Many consumers want more of their electricity to come from clean energy sour1ces like wind and solar. And many regulated utilities have responded, adding a record number of renewable energy projects to their portfolios, relying, in part, on federal tax credits and advanced technology to reduce the cost of those projects.
The recently enacted Tax Cuts and Jobs Act, however, has threatened to turn the clean energy boom into a fizzle. The Act reduced corporate taxes – and thus utilities’ appetite for tax credits – across the board.
Fortunately, there may be a new solution emerging for regulated utilities: tax equity financing.
Federal Production Tax Credits
In late 2015, Congress enacted the Protecting Americans Against Tax Hikes Act, which extended the eligibility of wind and other renewable projects for federal Production Tax Credits (PTCs). The PTCs are now scheduled to phase out by 2020.
Qualifying renewable energy projects like wind earn PTCs based on the amount of electricity the project generates. This is calculated on a megawatt-hour basis (MWh) for the first ten years after the project is placed into service.
The PTCs represent real dollars. For perspective, a 200 MW wind farm, operating about 50% of the hours in a given year will generate about 876,000 MWh. With a full (100%) PTC value of $24/MWh, that’s about $21 million per year, or more than $200 million over the ten-year period.
In total, PTCs can represent as much as 60% (or possibly more) of the project’s total cost. And accounting for the project’s energy revenue (remember, the wind that spins the turbines is free), in many cases a project that uses PTCs can easily pay for itself – and then some – over its useful life.
But Corporate Tax Reform Made the PTCs Less Useful
In late 2017, Congress enacted the Tax Cuts and Jobs Act, which decreased the federal corporate income tax rate from 35% to 21%. That lower tax rate has, in general, reduced tax liabilities for all companies and thus the appetite for tax credits has subsided. While PTCs remain an important part of the economic viability of wind projects, regulated utilities are beginning to consider creative ways to reduce the costs of wind projects by trading the value of the PTCs for capital.
Enter: Tax Equity Financing
Tax equity deals for renewable energy projects are common among private energy developers looking to stretch their capital and financial institutions eager for credits to reduce their tax liability.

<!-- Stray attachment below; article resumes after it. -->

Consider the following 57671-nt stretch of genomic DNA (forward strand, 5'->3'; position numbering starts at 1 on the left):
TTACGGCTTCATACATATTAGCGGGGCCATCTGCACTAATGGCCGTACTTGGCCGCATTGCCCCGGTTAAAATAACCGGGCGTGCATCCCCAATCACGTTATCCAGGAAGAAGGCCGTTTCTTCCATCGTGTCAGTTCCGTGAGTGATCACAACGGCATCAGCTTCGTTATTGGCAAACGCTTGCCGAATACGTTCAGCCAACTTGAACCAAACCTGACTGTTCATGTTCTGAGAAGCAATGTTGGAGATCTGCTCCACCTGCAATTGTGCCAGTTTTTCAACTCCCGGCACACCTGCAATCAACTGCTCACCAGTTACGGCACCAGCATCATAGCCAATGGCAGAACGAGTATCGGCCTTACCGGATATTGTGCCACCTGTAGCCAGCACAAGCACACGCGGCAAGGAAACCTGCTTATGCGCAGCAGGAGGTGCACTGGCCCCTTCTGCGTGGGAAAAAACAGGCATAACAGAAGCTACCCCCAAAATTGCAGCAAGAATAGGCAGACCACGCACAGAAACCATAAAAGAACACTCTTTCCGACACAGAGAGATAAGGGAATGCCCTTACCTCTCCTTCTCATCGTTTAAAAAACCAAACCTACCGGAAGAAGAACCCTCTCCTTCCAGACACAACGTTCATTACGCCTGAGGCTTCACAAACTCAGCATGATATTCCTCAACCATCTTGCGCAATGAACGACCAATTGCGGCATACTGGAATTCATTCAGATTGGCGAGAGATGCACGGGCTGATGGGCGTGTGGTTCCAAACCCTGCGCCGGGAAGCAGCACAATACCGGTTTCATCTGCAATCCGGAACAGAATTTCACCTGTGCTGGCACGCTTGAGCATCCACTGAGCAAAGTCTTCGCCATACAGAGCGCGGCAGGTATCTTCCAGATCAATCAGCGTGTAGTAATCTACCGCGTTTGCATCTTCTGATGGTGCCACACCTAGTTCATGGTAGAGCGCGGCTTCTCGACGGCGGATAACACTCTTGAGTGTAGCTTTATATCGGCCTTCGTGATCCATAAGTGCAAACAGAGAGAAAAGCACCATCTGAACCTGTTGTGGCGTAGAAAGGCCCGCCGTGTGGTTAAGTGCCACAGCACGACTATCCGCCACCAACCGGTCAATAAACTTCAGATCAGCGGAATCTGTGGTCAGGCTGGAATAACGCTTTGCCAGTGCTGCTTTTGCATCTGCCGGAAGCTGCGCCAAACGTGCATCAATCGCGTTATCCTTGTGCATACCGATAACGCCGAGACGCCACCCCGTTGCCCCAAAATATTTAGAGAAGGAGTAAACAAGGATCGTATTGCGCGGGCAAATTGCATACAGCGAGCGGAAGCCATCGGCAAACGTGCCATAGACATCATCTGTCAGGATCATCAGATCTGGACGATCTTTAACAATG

Under this structure, a developer and tax investor form a holding company that owns the project’s assets (e.g., the real property, the interconnection rights, wind turbine equipment, etc.). The financial institution contributes capital and, in exchange, receives the tax benefits (PTCs and depreciation) and cash distributions during the first ten years the project operates, allowing the investor to recover and earn on its investment. When the tax equity partner has recovered its investment and captured the tax credits, the ownership structure flips. The developer becomes the majority owner and usually has the right to buy out the tax equity investor’s remaining fractional stake. In this way, a developer has built a wind project for a fraction of the installed cost in exchange for handing over the tax credits and cash distributions to the investor.
Given that utilities have a lower tax appetite now, some have begun to look for creative ways to use tax equity financing to build their projects. But regulated utilities are just that – regulated under a set of laws typically designed to ensure safe and reliable service at a fair price. The details of these utility laws vary across jurisdictions, and it is unclear whether or how they may apply to regulated utility tax equity deals, if they apply at all.
But there has been a recent break in the regulatory clouds.
The First Tax Equity Plan Was Just Approved (Sort Of)
In the fall of 2017, a regulated utility called Empire District Electric Company (Empire) filed an application with the Missouri Public Service Commission for approval of plan to use tax equity to finance up to 800 MW of wind generation.
After an eight-month regulatory proceeding, Empire reached a proposed settlement agreement with most of the intervenors in the docket, including Commission staff, industrial customers, a renewable energy group, and the Missouri Division of Energy. The proposed settlement trimmed back the details of Empire’s plan but left it largely intact: the proposed settlement allows Empire to pursue tax equity deals to finance 600 MW of wind projects (rather than the initially planned 800 MW) in accordance with some basic tax equity deal parameters. According to Empire, this modified plan would save customers $295 million over thirty years.
On July 11, 2018, the Missouri Public Service Commission issued an order that largely approved Empire’s settlement and proposed plan, except for perhaps the most important part: the tax equity component.
The Commission said that it simply couldn’t opine on the reasonableness of using tax equity to finance Empire’s wind expansion because Empire had yet to identify sites for the proposed wind farms, contractors to build them, or tax equity partners to provide financing. Those issues would all have to be subject to future proceedings before the Commission.
But there’s an important takeaway: the Commission didn’t say no to the tax equity financing piece, either. In fact, it generally agreed that more renewables and lower costs would be a considerable benefit to Empire’s customers and the entire state.
To our knowledge, this is the first time a regulatory commission has been formally asked to weigh in on this issue. As such, renewable-minded utilities, developers and investors alike should watch the subsequent Missouri proceedings closely. They could offer a new model of renewable financing for utilities, and help keep the renewable industry’s momentum going for years to come.